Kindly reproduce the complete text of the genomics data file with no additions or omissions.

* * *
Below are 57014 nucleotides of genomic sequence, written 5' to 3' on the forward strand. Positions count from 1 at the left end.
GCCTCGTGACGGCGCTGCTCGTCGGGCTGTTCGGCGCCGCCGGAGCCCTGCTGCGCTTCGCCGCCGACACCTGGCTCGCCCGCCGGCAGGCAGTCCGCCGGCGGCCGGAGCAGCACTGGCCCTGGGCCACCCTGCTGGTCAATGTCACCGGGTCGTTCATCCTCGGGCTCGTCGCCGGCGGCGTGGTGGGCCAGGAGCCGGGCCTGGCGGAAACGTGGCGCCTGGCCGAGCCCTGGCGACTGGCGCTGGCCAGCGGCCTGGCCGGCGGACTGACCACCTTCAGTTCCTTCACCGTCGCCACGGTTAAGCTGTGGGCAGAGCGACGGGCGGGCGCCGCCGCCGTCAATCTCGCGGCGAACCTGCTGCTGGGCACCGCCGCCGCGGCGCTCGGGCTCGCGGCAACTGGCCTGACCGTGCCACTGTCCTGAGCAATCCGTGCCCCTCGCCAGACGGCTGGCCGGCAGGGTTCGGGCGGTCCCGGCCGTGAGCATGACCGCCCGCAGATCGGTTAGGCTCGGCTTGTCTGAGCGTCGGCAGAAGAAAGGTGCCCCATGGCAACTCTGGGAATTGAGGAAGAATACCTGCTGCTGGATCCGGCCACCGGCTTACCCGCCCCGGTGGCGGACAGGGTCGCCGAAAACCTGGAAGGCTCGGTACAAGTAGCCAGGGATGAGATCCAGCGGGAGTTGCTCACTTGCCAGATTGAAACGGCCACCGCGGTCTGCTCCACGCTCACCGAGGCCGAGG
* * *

Below are 57014 nucleotides of genomic sequence, written 5' to 3' on the forward strand. Positions count from 1 at the left end.
GCCTCGTGACGGCGCTGCTCGTCGGGCTGTTCGGCGCCGCCGGAGCCCTGCTGCGCTTCGCCGCCGACACCTGGCTCGCCCGCCGGCAGGCAGTCCGCCGGCGGCCGGAGCAGCACTGGCCCTGGGCCACCCTGCTGGTCAATGTCACCGGGTCGTTCATCCTCGGGCTCGTCGCCGGCGGCGTGGTGGGCCAGGAGCCGGGCCTGGCGGAAACGTGGCGCCTGGCCGAGCCCTGGCGACTGGCGCTGGCCAGCGGCCTGGCCGGCGGACTGACCACCTTCAGTTCCTTCACCGTCGCCACGGTTAAGCTGTGGGCAGAGCGACGGGCGGGCGCCGCCGCCGTCAATCTCGCGGCGAACCTGCTGCTGGGCACCGCCGCCGCGGCGCTCGGGCTCGCGGCAACTGGCCTGACCGTGCCACTGTCCTGAGCAATCCGTGCCCCTCGCCAGACGGCTGGCCGGCAGGGTTCGGGCGGTCCCGGCCGTGAGCATGACCGCCCGCAGATCGGTTAGGCTCGGCTTGTCTGAGCGTCGGCAGAAGAAAGGTGCCCCATGGCAACTCTGGGAATTGAGGAAGAATACCTGCTGCTGGATCCGGCCACCGGCTTACCCGCCCCGGTGGCGGACAGGGTCGCCGAAAACCTGGAAGGCTCGGTACAAGTAGCCAGGGATGAGATCCAGCGGGAGTTGCTCACTTGCCAGATTGAAACGGCCACCGCGGTCTGCTCCACGCTCACCGAGGCCGAGG